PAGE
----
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Pressure Measurement Systems

Reference work entry
Part of the Springer Handbooks book series (SHB)

Abstract

Measurements of the steady pressure in a fluid flow may be required to determine other thermodynamic properties, to determine forces on a body due to the pressure distribution over it, or in order to determine the dynamic head and flow velocity (for further details on the latter see Sect. 5.1. Pressure is a scalar representation of molecular activity, a measure of the nondirectional molecular motions. Thus it must, by definition, be measured by a device at rest relative to the flow. Whilst the common practice in the fluid mechanics community is to denote the pressure as static (as opposed to the coordinate-dependent total pressure, Sect. 3.1), this terminology introduces a fundamental redundancy.

In practice, pressure is commonly measured both at walls and in the freestream using the types of measurement device shown in Fig. 4.1 connected to a transducer of suitable sensitivity and range. The orifice of a small wall tapping represents a simple way to obtain the pressure impressed on the wall by the external flow. So-called static pressure tubes approximate the local fluid pressure in the freestream if the disturbance presented to the flow can either be accounted for or is not large to begin with. However this can only ever be strictly true for steady laminar flow due to the normal velocity component introduced when a flow becomes turbulent. Measurement of freestream pressure is one of the hardest challenges in fluid mechanics.
Fig. 4.1

Determination of steady pressure: (a) wall tapping; (b) static tube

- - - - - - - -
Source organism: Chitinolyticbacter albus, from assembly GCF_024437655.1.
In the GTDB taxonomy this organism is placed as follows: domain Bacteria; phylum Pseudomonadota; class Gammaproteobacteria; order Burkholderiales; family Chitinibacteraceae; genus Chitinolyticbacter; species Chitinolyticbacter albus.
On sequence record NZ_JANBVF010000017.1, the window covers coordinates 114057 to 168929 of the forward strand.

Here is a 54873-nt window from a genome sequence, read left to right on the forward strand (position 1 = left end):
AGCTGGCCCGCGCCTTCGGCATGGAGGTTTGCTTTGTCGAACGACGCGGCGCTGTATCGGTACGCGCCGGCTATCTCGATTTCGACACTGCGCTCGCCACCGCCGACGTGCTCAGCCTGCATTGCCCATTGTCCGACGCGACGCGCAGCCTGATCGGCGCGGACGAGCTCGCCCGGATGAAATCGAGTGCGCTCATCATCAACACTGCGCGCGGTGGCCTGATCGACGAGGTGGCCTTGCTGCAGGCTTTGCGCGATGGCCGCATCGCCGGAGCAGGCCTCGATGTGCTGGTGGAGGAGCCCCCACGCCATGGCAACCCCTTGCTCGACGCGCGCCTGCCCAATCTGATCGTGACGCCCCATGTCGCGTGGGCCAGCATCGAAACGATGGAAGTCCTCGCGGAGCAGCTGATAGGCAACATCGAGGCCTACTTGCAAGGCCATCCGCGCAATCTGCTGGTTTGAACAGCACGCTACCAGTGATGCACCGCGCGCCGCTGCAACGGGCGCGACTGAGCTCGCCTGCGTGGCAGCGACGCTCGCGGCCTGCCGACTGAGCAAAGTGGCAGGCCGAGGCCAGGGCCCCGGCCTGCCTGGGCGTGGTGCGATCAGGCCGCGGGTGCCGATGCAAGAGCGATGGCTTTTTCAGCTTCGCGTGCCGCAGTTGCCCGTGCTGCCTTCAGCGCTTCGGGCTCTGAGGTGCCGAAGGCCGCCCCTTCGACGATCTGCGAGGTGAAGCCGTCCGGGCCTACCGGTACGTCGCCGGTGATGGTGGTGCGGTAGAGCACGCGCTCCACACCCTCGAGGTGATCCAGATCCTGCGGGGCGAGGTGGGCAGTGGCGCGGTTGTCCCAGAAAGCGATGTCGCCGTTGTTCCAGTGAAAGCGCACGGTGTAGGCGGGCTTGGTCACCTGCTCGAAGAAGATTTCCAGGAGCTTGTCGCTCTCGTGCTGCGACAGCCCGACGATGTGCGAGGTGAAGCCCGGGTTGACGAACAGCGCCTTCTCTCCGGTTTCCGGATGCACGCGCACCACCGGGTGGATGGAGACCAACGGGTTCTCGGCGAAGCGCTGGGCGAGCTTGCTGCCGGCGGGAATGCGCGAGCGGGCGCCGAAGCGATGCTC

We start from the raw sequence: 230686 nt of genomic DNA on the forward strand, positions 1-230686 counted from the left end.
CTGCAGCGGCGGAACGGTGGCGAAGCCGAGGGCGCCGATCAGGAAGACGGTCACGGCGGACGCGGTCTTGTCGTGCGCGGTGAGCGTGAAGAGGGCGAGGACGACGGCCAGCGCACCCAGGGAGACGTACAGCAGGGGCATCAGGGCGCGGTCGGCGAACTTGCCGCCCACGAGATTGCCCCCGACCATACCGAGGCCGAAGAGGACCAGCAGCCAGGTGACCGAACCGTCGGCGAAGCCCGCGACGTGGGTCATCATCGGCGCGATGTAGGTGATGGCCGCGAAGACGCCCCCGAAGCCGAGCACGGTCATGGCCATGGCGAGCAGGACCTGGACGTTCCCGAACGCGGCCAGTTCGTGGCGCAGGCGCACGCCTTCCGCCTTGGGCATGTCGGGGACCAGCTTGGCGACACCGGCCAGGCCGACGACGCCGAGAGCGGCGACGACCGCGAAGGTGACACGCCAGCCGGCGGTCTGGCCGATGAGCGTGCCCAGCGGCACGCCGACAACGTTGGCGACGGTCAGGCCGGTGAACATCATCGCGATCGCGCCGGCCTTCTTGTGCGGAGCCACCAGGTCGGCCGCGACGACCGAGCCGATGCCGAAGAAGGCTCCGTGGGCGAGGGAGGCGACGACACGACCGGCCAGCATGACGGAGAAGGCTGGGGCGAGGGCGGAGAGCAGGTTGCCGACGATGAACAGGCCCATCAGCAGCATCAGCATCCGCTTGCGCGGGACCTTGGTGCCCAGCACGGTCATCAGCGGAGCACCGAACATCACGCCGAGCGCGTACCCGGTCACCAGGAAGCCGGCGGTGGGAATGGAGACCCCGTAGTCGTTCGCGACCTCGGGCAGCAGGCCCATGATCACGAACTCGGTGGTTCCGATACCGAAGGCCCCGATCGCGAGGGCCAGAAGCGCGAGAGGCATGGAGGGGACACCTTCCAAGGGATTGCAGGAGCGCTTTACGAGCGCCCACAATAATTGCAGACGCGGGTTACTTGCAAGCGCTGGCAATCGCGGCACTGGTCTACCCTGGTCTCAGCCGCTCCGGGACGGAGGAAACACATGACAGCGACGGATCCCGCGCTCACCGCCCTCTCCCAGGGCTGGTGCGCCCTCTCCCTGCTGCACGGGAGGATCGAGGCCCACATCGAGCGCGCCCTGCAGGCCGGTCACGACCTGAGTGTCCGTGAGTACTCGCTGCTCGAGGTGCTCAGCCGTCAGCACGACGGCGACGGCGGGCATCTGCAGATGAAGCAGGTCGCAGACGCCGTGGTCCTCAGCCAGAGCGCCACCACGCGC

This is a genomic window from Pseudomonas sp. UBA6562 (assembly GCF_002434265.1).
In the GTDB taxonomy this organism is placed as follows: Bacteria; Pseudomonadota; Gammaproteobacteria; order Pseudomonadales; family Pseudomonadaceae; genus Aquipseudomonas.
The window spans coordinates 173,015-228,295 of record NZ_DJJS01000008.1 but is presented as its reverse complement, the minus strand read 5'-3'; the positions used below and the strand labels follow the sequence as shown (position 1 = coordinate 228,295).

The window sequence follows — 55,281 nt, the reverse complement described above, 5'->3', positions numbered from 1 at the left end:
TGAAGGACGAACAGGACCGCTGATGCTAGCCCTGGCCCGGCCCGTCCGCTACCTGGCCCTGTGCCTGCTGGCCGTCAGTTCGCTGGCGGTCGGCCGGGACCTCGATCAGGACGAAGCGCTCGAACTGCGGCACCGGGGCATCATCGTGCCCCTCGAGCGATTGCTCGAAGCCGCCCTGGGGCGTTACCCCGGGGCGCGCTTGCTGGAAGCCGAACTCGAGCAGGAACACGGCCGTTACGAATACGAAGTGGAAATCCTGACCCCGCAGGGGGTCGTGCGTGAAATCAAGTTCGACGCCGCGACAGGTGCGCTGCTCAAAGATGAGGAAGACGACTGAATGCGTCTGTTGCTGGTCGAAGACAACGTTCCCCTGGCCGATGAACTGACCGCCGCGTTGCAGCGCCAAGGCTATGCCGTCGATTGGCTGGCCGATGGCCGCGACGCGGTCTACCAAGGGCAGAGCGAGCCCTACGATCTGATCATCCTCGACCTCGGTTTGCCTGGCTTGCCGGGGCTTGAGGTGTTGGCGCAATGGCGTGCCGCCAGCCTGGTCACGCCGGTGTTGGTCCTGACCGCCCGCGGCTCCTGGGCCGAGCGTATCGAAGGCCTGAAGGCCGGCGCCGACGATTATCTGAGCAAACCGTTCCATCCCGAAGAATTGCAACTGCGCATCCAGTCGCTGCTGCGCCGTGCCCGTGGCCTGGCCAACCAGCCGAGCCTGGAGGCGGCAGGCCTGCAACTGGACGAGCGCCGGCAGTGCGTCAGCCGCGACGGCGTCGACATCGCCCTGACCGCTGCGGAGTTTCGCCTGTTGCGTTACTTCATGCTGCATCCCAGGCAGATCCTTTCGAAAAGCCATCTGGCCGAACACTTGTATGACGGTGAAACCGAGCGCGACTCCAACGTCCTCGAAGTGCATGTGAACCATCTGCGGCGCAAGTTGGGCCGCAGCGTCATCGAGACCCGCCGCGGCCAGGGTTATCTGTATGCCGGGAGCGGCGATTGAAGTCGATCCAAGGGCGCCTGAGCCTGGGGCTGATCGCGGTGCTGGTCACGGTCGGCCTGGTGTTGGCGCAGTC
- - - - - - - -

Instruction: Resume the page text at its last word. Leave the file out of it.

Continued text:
This chapter addresses measurement of pressure using wall tappings (Sect. 4.1) and static pressure tubes (Sect. 4.2), and especially errors due to the intrusive flow presence of real, finite-sized devices and calibrations to correct for these. Bryer and Pankhurst [4.1] and Chue [4.2] provided seminal monographs on the general topic of pressure probes in 1971 and 1975, respectively, which give detailed descriptions of measurement devices, coverage of the background to the various corrections and a survey of older data. The topic is covered here more concisely, with a view to

practical use by the engineer, and with reference to modern literature. The reader is referred to Bryer and Pankhurst [4.1] and Chue [4.2] for further details on most sections.

In more recent years a further method for obtaining pressure on the surface of a wind tunnel model has been developed, based on pressure sensitive paints (PSP). The introduction of PSP provides a method to measure the pressure on the surface of a model directly without the transducers and tubing associated with conventional means. A paint, the luminescence of which is dependent on air pressure, is applied to the surface of a wind tunnel model and the pressure distribution is obtained from the images produced by proper illumination. In Sect. 4.4 the basics of PSP are discussed and further subsections address in detail different paints, paint application procedures, imaging systems and image processing. In discussing the achievable accuracy of PSP techniques, both the spatial and temporal resolution is examined. The thermal sensitivity of the paint dye is introduced and this is closely linked to temperature-sensitive paints (TSP), as discussed in Chap. 7, Sect. 7.4.

Keywords

Wind Tunnel Thermal Error Pressure Error Pressure Sensitive Paint Static Tube 
These keywords were added by machine and not by the authors. This process is experimental and the keywords may be updated as the learning algorithm improves.

Abbreviations

ADC

analog-to-digital converter

CCD

charge-coupled device

CFD

computational fluid dynamic

CMOS

complementary metal oxide semiconductor

DLR

German Aerospace Center

ETW

European transonic wind tunnel

LED

light-emitting diodes

NACA

National Advisory Committee for Aeronautics

PSP

pressure-sensitive paint

TSP

temperature-sensitive paint

UV

ultraviolet

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Copyright information

© Springer-Verlag 2007

Authors and Affiliations

  1. 1.Graduate Aeronautical Laboratories, Division of Engineering and Applied ScienceCalifornia Institute of TechnologyPasadenaUSA
  2. 2.German Aerospace Center, Experimental MethodsInstitute of Aerodynamics and Flow TechnologyGöttingenGermany

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